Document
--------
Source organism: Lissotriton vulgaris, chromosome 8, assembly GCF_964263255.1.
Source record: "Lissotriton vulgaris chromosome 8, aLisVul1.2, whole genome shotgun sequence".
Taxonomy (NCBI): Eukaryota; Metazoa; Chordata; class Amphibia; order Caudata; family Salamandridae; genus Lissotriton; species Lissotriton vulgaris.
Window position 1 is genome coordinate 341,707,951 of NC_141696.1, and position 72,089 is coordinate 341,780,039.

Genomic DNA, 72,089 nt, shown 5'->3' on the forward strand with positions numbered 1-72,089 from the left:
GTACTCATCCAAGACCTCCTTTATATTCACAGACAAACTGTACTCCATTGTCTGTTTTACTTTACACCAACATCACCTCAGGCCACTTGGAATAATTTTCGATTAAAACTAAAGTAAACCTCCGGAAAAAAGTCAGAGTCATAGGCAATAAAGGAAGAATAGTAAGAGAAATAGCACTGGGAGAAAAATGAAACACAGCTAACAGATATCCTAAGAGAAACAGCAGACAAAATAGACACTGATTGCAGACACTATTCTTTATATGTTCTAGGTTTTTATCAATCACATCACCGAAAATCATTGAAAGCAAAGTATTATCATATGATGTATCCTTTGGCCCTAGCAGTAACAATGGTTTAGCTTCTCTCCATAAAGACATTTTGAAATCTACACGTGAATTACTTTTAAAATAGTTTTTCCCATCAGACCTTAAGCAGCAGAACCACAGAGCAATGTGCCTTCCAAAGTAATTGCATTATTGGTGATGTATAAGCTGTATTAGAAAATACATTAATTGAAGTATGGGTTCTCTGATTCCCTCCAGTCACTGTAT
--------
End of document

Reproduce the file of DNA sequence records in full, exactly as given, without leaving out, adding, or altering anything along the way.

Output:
Source organism: Lissotriton vulgaris, chromosome 8, assembly GCF_964263255.1.
Source record: "Lissotriton vulgaris chromosome 8, aLisVul1.2, whole genome shotgun sequence".
Taxonomy (NCBI): Eukaryota; Metazoa; Chordata; class Amphibia; order Caudata; family Salamandridae; genus Lissotriton; species Lissotriton vulgaris.
Window position 1 is genome coordinate 341,707,951 of NC_141696.1, and position 72,089 is coordinate 341,780,039.

Genomic DNA, 72,089 nt, shown 5'->3' on the forward strand with positions numbered 1-72,089 from the left:
GTACTCATCCAAGACCTCCTTTATATTCACAGACAAACTGTACTCCATTGTCTGTTTTACTTTACACCAACATCACCTCAGGCCACTTGGAATAATTTTCGATTAAAACTAAAGTAAACCTCCGGAAAAAAGTCAGAGTCATAGGCAATAAAGGAAGAATAGTAAGAGAAATAGCACTGGGAGAAAAATGAAACACAGCTAACAGATATCCTAAGAGAAACAGCAGACAAAATAGACACTGATTGCAGACACTATTCTTTATATGTTCTAGGTTTTTATCAATCACATCACCGAAAATCATTGAAAGCAAAGTATTATCATATGATGTATCCTTTGGCCCTAGCAGTAACAATGGTTTAGCTTCTCTCCATAAAGACATTTTGAAATCTACACGTGAATTACTTTTAAAATAGTTTTTCCCATCAGACCTTAAGCAGCAGAACCACAGAGCAATGTGCCTTCCAAAGTAATTGCATTATTGGTGATGTATAAGCTGTATTAGAAAATACATTAATTGAAGTATGGGTTCTCTGATTCCCTCCAGTCACTGTAT